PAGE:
Riots in France continue. After a biker crashed into the door of a police car in Villeneuve-la-Garenne on April 18, tensions erupted not only in several immigrant social housing districts in the suburbs of Paris, but also elsewhere in the country.
On the night of Sunday April 26 to Monday April 27, the city of Rouen was the scene of urban violence. Rubbish bin fires and construction equipment were arsoned in various places and an impressive police presence had to be deployed to repel provocative rioters, reported the Actu.fr site.
It all started in the late afternoon, northeast of Rouen. Many urban rodeos were first reported with dozens of motorcycles, quads and cars driving at high speed in the streets. The situation calmed down with the massive arrival of police, but tensions quickly resumed overnight.
Actu.fr reported that groups of individuals were running around the neighbourhood, provoking the police. Officers were targeted with projectiles, “rocks” according to one of them. Fireworks were also fired at the police, while residents watched from their windows.
According to information from Actu.fr, two backhoe loaders were also set on fire around 10:30 pm. Finally, calm returned at around midnight. Firefighters put out the fires while security forces secured the premises.
A note had circulated on Friday, April 24, urging French police units “not to intervene in neighbourhoods with a high concentration of inhabitants following Ramadan”.
The note was sent by the Chief of Staff of the Departmental Directorate of Public Security (DDSP) of Calvados to the department heads, reported French daily Le Figaro. In this telex, it was specifically stated that there was “no need to intervene in neighbourhoods with a high concentration of inhabitants following Ramadan, for noise disturbances or to control a group of people gathered after sunset to eat”. It was added that these instructions obviously did not concern “attacks on persons or serious damage to property”.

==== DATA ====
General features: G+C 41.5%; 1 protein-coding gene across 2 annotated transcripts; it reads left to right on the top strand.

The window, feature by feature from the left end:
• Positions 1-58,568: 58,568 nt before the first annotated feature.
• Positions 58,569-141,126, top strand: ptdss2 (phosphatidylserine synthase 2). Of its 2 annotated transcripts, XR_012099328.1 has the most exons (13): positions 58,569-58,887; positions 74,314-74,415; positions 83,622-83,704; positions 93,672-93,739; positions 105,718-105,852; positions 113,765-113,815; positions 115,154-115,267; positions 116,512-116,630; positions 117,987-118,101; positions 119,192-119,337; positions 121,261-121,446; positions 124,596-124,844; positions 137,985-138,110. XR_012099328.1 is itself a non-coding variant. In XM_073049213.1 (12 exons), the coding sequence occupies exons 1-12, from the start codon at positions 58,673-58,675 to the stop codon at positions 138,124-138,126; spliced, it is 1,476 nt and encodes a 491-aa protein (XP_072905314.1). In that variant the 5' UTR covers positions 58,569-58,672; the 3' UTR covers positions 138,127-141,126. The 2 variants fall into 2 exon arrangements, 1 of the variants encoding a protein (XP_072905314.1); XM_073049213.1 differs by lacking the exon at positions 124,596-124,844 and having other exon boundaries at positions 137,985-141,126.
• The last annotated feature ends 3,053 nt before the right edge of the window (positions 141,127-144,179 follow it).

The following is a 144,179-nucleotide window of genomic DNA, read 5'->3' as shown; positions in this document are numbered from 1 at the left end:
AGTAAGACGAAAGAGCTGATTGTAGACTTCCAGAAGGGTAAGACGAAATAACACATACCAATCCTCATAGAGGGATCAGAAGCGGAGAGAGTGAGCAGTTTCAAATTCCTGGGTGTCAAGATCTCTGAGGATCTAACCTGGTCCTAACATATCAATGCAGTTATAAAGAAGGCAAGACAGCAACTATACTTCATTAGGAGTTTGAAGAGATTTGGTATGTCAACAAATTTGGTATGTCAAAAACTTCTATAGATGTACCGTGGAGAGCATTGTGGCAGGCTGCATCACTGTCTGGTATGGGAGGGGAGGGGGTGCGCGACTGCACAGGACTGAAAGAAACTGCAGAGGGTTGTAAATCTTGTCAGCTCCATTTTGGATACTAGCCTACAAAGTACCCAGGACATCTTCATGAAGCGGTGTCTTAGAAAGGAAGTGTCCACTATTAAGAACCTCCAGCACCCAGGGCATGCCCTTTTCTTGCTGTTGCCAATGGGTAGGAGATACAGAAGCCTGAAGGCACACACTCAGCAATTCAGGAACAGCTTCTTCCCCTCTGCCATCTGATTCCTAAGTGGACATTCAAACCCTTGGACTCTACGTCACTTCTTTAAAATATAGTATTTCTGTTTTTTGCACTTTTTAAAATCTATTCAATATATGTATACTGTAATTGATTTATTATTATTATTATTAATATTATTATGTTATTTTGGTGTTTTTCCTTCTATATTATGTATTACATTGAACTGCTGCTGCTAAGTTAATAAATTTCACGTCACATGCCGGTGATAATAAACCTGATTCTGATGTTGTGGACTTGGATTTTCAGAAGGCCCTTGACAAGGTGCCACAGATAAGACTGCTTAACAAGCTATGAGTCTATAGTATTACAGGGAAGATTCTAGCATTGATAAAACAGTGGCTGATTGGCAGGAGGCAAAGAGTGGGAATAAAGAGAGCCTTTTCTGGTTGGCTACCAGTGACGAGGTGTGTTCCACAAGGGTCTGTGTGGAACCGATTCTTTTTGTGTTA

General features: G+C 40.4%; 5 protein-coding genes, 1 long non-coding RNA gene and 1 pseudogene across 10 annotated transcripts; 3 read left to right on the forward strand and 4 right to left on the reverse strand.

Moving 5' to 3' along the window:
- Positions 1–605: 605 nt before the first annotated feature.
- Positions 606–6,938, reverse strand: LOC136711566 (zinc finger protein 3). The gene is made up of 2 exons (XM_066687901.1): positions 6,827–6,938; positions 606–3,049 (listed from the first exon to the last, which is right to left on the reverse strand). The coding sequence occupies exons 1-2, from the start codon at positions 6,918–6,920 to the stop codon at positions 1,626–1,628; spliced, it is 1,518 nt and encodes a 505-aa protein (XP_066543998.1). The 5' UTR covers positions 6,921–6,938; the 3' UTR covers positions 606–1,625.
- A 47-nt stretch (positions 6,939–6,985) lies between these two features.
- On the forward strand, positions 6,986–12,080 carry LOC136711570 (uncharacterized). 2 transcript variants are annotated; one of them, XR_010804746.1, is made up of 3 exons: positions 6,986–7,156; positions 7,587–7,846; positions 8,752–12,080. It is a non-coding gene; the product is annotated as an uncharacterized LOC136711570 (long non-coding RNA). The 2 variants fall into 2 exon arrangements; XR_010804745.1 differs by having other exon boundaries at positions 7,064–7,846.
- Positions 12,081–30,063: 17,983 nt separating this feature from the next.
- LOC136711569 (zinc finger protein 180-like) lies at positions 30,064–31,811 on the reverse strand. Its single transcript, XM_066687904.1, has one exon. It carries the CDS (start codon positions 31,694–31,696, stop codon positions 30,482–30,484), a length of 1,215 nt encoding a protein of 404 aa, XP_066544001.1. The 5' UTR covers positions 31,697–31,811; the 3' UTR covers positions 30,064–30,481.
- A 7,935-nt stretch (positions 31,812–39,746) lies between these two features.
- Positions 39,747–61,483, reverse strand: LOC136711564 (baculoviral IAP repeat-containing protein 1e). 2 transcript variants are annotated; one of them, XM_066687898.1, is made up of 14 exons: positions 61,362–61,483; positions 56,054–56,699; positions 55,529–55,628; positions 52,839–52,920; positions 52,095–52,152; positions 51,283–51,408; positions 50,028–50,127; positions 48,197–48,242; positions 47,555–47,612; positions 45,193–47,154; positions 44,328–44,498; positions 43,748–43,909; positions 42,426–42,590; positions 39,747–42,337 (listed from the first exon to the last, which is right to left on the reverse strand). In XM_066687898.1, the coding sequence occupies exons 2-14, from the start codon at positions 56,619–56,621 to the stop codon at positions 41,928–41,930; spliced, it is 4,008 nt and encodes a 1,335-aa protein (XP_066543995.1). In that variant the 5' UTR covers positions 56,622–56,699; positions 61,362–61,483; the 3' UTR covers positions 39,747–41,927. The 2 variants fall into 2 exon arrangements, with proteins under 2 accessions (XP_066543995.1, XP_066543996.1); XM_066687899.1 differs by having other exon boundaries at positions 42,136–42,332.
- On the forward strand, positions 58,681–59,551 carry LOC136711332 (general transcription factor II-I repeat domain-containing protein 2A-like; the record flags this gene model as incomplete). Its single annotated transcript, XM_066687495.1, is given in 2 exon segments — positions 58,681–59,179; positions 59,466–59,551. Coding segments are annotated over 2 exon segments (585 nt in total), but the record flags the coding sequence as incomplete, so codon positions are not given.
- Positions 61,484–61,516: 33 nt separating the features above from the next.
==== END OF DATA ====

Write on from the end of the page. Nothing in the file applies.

The director of the DDSP of Calvados finally specified that it was necessary “to show discernment in this matter, in order to avoid breaches of the confinement rules degenerating and causing more disturbances leading to urban violence”.
The director of the National Police (DPGN) visibly irritated by the note in Calvados, soon reaffirmed that “the National Police intervenes at any point on the territory to ensure the security of people and property whatever the circumstances. The DPGN requested that an explanatory report be sent to it”.
In the entourage of Interior Minister Christophe Castaner a source spoke of the “incomprehensible local initiative” . The source cited by Le Figaro recalled that “the national guidelines were clear”.
On Friday morning, the Secretary of State for the Interior, Laurent Nunez, also confirmed that no instructions to loosen police controls had been given on the territory.
Meanwhile, to protest the call to prayer launched on March 25 from the minaret of the Grand Mosque of Lyon, Génération identitaire projected messages on the walls of the place of worship.
The Imam of the Great Mosque in the capital of Gaul, Kamel Kabtane, had wanted to join the Catholics who were ringing the bells of their churches at the same time to show their solidarity with the medical staff mobilized to fight the Coronavirus.
But is was especially a way to occupy French public space, declared illegal elsewhere. Since street prayers and wearing the Islamic veil have become difficult, the imam tried audio. In the days that followed, other places of Islamic worship followed the example of the Grand Mosque of Lyon.
But a little less than a month later, the activists of Generation Identity carried out a media coup in three acts to protest against these new episodes of appropriation of public space. On April 20, a message was projected on the wall of the mosque: “Lyon, Strasbourg, Marseille, Germany, Spain…”